Where We Live

Mondays, Tuesdays, Thursdays, and Fridays at 9:00 am and 7:00 pm

Where We Live is a talk show about where we live in Connecticut, in New England, in the United States, and on the planet. It's also a show about who we are, and our place in the world.

Where We Live is a call-in show, so on any given day, listeners can join the conversation with elected officials and policy experts on a wide array of topics: from immigration and education to workplace and family issues. We also explore the latest scientific research, changes in the health care system, and how the effects of worldwide events like climate change impact us locally.

We take time to highlight our diverse communities and their contributions, including the arts and music. We take your questions, and we want to hear your stories.

Join the conversation every day on Where We Live -- radio with a sense of place.

Contact producers:

The executive producer is Catie Talarski. The digital editor is Heather Brandon. The technical producer is Chion Wolf.

Universities didn’t always have power-house fundraising foundations supporting them - they came into popularity in the Reagan-era economy when government drastically cut higher education funding, so more and more schools had to turn to private donors.

Jamelle Bouie / Creative Commons

During his speech in Cuba, President Barack Obama described just how different this year's presidential race is from those in previous generations. "You had two Cuban Americans in the Republican Party, running against the legacy of a black man who is President, while arguing that they’re the best person to beat the Democratic nominee who will either be a woman or a Democratic Socialist," said Obama.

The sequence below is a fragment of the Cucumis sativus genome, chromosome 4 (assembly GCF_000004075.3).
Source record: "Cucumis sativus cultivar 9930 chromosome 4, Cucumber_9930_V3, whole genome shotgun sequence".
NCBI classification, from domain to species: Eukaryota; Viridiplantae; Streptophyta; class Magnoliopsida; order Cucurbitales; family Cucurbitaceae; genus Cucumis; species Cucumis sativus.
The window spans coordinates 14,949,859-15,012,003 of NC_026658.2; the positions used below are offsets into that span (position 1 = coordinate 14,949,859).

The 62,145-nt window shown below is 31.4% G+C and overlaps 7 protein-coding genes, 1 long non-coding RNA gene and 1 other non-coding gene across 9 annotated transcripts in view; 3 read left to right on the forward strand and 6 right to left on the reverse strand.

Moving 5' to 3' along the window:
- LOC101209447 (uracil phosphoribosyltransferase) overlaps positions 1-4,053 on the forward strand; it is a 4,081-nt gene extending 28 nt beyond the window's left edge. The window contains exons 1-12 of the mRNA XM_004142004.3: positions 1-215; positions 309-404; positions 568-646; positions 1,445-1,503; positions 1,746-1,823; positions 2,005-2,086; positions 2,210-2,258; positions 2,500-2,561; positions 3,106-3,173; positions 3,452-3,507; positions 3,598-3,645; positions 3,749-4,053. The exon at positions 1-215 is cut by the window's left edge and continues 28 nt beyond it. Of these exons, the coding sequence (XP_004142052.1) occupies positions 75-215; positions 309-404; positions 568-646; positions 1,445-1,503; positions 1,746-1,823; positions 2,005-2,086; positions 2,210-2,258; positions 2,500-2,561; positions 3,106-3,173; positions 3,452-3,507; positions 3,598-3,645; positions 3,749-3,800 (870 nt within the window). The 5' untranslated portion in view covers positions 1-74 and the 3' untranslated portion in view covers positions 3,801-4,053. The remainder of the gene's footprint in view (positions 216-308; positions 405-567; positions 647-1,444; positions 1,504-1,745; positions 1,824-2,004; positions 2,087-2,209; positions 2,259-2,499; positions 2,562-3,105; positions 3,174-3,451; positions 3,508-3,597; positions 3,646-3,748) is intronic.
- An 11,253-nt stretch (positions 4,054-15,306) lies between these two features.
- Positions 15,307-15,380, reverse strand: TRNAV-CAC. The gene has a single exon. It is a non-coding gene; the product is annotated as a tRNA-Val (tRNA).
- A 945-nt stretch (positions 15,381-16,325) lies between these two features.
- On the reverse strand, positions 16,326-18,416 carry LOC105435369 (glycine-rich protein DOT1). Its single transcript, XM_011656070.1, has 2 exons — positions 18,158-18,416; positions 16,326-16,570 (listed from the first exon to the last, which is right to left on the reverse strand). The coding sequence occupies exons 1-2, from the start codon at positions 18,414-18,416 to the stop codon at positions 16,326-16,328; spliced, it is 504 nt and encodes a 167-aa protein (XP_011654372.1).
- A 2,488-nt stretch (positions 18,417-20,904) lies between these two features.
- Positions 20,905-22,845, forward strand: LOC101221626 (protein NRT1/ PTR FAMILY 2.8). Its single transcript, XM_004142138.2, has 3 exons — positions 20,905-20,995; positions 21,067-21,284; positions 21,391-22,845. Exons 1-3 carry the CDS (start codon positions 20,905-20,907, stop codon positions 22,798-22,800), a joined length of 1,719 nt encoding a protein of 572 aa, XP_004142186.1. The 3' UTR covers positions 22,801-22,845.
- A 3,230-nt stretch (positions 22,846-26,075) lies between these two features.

Adavyd / Creative Commons

Time in the legislative session is starting to run down and the list of things to do remains long. This week on our weekly news roundtable The Wheelhouse, we’re joined by Capitol reporters to catch us up on what is (and isn’t) getting done. Governor Dannel Malloy is going up against labor unions and asking for concessions to help with the budget but the rank and file union members haven't authorized a renegotiation of the current contract.

Open Grid Scheduler / Flickr Creative Commons

An effort is underway to bring high-speed internet to residents across Connecticut and create competition for the existing cable and broadband companies. The CT Gig Project includes public officials who say it is needed for economic development, competition, and innovation. Opponents don't think the government should get involved in the internet business. 

Andrew Ciscel / Creative Commons

What if commuting between Connecticut and Long Island meant hopping into a car and driving through a tunnel deep below Long Island Sound? Sounds far-fetched, right?

Well, if you're New York Governor Andrew Cuomo, you might not think so. And if you're Amtrak, you might think it shouldn't be cars driving under the Sound, but trains connecting the Northeast Corridor

Mic445 / Creative Commons

Barbara Bradley Hagerty is an award-winning journalist and former NPR correspondent. She's also the author of Life Reimagined, a new book aimed at helping readers navigate the trials and opportunities of midlife.

Chuck Kennedy / White House

It's that time of the political season when just about every Tuesday seems like a "Super Tuesday." More voters head to the polls, and on our weekly news roundtable The Wheelhouse, we discuss the results, and take a look at what's ahead for both major political parties.

Nuclear Regulatory Commission / Creative Commons